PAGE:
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Rohac DaliborDalibor Rohac is an economist at the Legatum Institute in London. Follow Dalibor on Twitter..

After the sub-prime bubble in the United States, one would assume that policymakers have learned that governments need to be cautious about encouraging the accumulation of debt in specific areas of the economy. Not in the United Kingdom, it seems. Ed Balls, the Labour Party’s shadow chancellor, presented his plan to boost the supply of affordable housing at his Party’s conference in Manchester on Monday.

While the specifics differ, the plan would set in motion in the exact same patterns of behavior as the Community Reinvestment Act and other pieces of legislation, which fostered home ownership in the United States. Without sharing the details, Mr. Balls wants to use the revenue from 4G auctions to build 100,000 new affordable homes – “creating hundreds of thousands of jobs and getting [British] construction industry moving again.” The shadow chancellor also proposed a stamp duty holiday for first-time buyers of properties up to £250,000.

Even if one ignores the fiscal implications of his plan, the idea to throw more money at the construction sector is an awful one. Firstly, the plan is not aimed at helping poor people – the UK already has a very generous supply of social housing, larger than Sweden or Denmark. And it’s not clear that the country suffers from an absolute shortage of housing, as some 450,000 housing units are unoccupied, according to a 2010 research project done by the Guardian.


Secondly, Mr. Balls’ plan is completely oblivious to the actual mechanics of the housing market. The vast majority of home buyers have recourse to mortgages. Encouraging home ownership through tax breaks invites more debt into an economy that is already suffering through painful deleveraging. Worse yet, it invites it specifically into a sector that does not have a very good track record.

In the United States, tax incentives similar to ones suggested by Mr. Balls were key in the build-up of the crisis we are living in today. ”If you had a choice between putting $50,000 into the stock market or spending that money on a bigger house, tax policy would rationally push you toward the bigger house, since any eventual gain would be tax-free,” wrote Nicole Gelinas, a scholar at the Manhattan Institute, specialized in the economics of the housing market.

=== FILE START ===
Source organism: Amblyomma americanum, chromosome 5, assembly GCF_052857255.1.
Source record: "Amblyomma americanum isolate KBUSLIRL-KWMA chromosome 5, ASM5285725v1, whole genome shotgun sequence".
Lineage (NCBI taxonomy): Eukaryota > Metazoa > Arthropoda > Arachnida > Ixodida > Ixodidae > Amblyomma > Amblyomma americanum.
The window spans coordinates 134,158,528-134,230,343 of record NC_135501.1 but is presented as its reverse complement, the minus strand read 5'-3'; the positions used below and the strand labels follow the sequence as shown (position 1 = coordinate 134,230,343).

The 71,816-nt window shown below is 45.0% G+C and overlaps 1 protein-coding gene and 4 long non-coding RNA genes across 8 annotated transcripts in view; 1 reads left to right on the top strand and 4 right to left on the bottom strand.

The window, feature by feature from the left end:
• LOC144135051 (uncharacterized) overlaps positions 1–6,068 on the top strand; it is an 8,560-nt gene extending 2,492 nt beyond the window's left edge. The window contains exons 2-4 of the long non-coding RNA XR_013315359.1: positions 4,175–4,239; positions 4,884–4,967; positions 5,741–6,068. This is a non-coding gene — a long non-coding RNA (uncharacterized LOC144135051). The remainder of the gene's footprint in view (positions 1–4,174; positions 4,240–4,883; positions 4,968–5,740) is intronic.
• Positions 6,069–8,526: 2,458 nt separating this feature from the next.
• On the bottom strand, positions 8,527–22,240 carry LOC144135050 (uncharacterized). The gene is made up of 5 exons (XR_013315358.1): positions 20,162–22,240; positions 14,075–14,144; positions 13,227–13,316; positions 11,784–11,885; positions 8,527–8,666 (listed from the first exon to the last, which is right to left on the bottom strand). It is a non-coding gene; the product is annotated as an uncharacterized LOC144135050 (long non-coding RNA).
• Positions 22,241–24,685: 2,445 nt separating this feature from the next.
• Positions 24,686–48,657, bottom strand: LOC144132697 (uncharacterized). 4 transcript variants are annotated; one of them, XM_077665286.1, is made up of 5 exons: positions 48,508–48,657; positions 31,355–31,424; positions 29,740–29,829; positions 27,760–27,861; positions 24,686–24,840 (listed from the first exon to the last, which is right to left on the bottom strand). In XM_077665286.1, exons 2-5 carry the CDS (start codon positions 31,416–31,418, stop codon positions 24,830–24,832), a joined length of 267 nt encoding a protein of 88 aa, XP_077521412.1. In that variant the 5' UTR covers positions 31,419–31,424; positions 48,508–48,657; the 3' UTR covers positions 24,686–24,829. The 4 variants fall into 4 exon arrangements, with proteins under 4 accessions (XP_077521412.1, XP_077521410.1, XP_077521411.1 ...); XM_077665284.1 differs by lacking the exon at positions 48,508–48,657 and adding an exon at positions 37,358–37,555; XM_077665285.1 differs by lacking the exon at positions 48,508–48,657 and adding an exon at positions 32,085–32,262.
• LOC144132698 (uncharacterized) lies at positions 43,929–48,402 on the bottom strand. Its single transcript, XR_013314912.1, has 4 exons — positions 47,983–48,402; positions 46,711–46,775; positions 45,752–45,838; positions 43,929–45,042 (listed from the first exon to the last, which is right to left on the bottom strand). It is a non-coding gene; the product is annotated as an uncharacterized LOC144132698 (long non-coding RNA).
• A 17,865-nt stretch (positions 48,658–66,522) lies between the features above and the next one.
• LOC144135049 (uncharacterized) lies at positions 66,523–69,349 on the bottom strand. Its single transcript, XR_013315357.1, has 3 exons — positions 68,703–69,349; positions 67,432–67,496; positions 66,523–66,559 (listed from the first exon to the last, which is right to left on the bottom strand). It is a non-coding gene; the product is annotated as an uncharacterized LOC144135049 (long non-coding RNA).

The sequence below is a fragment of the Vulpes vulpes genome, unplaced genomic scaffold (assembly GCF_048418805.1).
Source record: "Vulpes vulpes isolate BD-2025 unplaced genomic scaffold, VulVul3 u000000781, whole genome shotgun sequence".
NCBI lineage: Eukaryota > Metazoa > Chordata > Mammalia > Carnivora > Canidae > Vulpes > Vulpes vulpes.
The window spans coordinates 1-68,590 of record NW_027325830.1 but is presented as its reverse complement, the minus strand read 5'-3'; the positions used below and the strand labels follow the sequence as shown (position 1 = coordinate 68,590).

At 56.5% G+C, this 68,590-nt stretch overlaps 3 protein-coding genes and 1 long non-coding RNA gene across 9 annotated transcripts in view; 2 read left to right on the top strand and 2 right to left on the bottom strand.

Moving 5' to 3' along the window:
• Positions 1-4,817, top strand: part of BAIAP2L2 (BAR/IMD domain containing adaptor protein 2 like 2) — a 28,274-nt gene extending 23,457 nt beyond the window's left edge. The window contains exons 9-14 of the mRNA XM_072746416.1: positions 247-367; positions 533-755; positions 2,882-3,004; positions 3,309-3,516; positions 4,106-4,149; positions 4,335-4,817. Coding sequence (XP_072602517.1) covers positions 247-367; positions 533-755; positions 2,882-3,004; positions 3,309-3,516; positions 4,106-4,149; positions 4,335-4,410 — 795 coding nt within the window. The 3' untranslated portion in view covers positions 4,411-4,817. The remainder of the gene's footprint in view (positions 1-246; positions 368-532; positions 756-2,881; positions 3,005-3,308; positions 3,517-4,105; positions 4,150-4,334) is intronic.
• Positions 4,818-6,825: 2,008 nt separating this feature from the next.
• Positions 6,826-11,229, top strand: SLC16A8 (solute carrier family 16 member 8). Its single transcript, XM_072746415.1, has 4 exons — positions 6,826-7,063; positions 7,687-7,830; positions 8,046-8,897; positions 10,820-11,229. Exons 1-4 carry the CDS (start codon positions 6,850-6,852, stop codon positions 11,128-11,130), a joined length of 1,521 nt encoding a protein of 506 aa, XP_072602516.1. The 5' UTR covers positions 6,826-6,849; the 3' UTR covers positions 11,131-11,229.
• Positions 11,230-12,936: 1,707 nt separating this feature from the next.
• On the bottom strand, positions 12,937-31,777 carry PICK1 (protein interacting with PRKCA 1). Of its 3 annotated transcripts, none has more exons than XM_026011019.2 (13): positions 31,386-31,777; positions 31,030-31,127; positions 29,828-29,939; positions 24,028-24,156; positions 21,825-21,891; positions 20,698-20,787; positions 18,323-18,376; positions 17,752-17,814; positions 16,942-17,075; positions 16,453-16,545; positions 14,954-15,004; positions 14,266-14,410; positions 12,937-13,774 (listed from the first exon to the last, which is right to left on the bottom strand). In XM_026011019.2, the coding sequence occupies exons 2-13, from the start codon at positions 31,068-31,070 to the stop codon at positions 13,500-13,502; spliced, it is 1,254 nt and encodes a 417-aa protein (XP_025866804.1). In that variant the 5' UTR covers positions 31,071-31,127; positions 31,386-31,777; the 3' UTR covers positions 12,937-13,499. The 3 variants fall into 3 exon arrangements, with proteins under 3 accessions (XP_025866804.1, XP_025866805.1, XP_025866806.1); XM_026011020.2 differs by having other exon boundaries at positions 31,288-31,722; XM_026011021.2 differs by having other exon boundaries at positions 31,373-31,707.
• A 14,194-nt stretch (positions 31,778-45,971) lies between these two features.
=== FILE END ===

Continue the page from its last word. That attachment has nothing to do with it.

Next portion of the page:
Because debt financing is fragile, we should be wary of policies that favor the creation of private debt in any segment of the economy. Whenever economic shocks hit, debtors are forced to make substantial adjustments to their spending in order to honor their obligations. Often, that requires large spending cuts in times of economic downturns, with potentially debilitating effects on the whole economy.

In This Time is Different, Carmen Reinhart and Ken Rogoff argue that excessive accumulation of debt – private or public – leads to financial and economic crises. And, when things turn bad, the distinction between private and public debt gets murky as governments tend to absorb large portions of private debt, as they did in Spain and Ireland.

Private debt levels in the United Kingdom are at historically unprecedented levels, hovering at around 450 percent of GDP – almost twice as much as in the United States and matched only by Japan. To encourage the accumulation of more private debt, through tax incentives given to home ownership for example, is irresponsible, particularly given that we are still counting casualties of the last big debt-driven bubble in the West.

As the Treasury’s earlier promise to guarantee £10bn of bonds issued by housing associations suggests, Mr. Balls’ ill-advised plan is only a symptom of a broader, cross-partisan, problem plaguing Britain. Politicians of all three major parties see the crisis as a temporary demand blip, compounded perhaps by the unfortunate fiscal dynamics. But that perspective leads to misguided policy prescriptions.

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